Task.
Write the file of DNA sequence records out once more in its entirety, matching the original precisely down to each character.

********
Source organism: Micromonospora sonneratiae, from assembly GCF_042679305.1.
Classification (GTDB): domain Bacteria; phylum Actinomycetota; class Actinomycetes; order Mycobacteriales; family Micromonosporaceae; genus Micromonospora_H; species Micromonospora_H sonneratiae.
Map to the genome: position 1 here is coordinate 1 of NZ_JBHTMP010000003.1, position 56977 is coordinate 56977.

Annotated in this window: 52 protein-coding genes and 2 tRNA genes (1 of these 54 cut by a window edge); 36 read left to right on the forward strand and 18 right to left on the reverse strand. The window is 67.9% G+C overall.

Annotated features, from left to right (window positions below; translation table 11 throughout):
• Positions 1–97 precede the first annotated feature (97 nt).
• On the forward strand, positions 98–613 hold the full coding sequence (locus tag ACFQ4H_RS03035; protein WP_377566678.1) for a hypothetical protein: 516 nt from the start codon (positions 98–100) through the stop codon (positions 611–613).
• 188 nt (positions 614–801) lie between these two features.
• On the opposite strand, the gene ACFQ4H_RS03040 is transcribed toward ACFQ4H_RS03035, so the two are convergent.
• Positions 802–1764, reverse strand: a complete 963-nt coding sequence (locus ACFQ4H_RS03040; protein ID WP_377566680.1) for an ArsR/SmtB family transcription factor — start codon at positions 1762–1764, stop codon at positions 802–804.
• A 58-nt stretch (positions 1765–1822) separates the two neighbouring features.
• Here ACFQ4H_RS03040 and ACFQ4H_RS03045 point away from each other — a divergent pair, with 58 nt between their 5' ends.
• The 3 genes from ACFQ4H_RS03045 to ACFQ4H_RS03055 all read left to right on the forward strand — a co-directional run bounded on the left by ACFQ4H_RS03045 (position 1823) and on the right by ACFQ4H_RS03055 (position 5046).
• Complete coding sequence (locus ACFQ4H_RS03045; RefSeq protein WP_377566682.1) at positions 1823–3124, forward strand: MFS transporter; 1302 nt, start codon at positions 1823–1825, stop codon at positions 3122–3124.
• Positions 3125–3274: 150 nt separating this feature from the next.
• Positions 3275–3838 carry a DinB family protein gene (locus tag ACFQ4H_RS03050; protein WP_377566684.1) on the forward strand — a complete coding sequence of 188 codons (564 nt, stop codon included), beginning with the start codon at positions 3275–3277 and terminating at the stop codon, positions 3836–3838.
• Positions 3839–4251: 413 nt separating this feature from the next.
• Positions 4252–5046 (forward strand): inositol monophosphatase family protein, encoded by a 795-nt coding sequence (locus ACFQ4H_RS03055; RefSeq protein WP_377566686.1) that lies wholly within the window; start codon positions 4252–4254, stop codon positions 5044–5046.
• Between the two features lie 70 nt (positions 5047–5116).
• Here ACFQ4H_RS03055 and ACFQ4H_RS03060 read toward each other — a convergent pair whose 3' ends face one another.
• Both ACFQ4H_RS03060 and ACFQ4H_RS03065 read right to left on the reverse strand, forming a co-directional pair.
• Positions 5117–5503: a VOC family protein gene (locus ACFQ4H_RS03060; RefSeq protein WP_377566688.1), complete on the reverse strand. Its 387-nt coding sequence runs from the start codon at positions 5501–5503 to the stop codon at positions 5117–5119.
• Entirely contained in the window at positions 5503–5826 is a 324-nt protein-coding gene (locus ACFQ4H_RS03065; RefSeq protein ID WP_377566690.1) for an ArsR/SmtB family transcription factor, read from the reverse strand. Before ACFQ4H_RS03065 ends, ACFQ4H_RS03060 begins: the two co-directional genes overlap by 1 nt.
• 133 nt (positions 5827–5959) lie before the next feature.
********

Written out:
Source organism: Micromonospora sonneratiae, from assembly GCF_042679305.1.
Classification (GTDB): domain Bacteria; phylum Actinomycetota; class Actinomycetes; order Mycobacteriales; family Micromonosporaceae; genus Micromonospora_H; species Micromonospora_H sonneratiae.
Map to the genome: position 1 here is coordinate 1 of NZ_JBHTMP010000003.1, position 56977 is coordinate 56977.

Annotated in this window: 52 protein-coding genes and 2 tRNA genes (1 of these 54 cut by a window edge); 36 read left to right on the forward strand and 18 right to left on the reverse strand. The window is 67.9% G+C overall.

Annotated features, from left to right (window positions below; translation table 11 throughout):
• Positions 1–97 precede the first annotated feature (97 nt).
• On the forward strand, positions 98–613 hold the full coding sequence (locus tag ACFQ4H_RS03035; protein WP_377566678.1) for a hypothetical protein: 516 nt from the start codon (positions 98–100) through the stop codon (positions 611–613).
• 188 nt (positions 614–801) lie between these two features.
• On the opposite strand, the gene ACFQ4H_RS03040 is transcribed toward ACFQ4H_RS03035, so the two are convergent.
• Positions 802–1764, reverse strand: a complete 963-nt coding sequence (locus ACFQ4H_RS03040; protein ID WP_377566680.1) for an ArsR/SmtB family transcription factor — start codon at positions 1762–1764, stop codon at positions 802–804.
• A 58-nt stretch (positions 1765–1822) separates the two neighbouring features.
• Here ACFQ4H_RS03040 and ACFQ4H_RS03045 point away from each other — a divergent pair, with 58 nt between their 5' ends.
• The 3 genes from ACFQ4H_RS03045 to ACFQ4H_RS03055 all read left to right on the forward strand — a co-directional run bounded on the left by ACFQ4H_RS03045 (position 1823) and on the right by ACFQ4H_RS03055 (position 5046).
• Complete coding sequence (locus ACFQ4H_RS03045; RefSeq protein WP_377566682.1) at positions 1823–3124, forward strand: MFS transporter; 1302 nt, start codon at positions 1823–1825, stop codon at positions 3122–3124.
• Positions 3125–3274: 150 nt separating this feature from the next.
• Positions 3275–3838 carry a DinB family protein gene (locus tag ACFQ4H_RS03050; protein WP_377566684.1) on the forward strand — a complete coding sequence of 188 codons (564 nt, stop codon included), beginning with the start codon at positions 3275–3277 and terminating at the stop codon, positions 3836–3838.
• Positions 3839–4251: 413 nt separating this feature from the next.
• Positions 4252–5046 (forward strand): inositol monophosphatase family protein, encoded by a 795-nt coding sequence (locus ACFQ4H_RS03055; RefSeq protein WP_377566686.1) that lies wholly within the window; start codon positions 4252–4254, stop codon positions 5044–5046.
• Between the two features lie 70 nt (positions 5047–5116).
• Here ACFQ4H_RS03055 and ACFQ4H_RS03060 read toward each other — a convergent pair whose 3' ends face one another.
• Both ACFQ4H_RS03060 and ACFQ4H_RS03065 read right to left on the reverse strand, forming a co-directional pair.
• Positions 5117–5503: a VOC family protein gene (locus ACFQ4H_RS03060; RefSeq protein WP_377566688.1), complete on the reverse strand. Its 387-nt coding sequence runs from the start codon at positions 5501–5503 to the stop codon at positions 5117–5119.
• Entirely contained in the window at positions 5503–5826 is a 324-nt protein-coding gene (locus ACFQ4H_RS03065; RefSeq protein ID WP_377566690.1) for an ArsR/SmtB family transcription factor, read from the reverse strand. Before ACFQ4H_RS03065 ends, ACFQ4H_RS03060 begins: the two co-directional genes overlap by 1 nt.
• 133 nt (positions 5827–5959) lie before the next feature.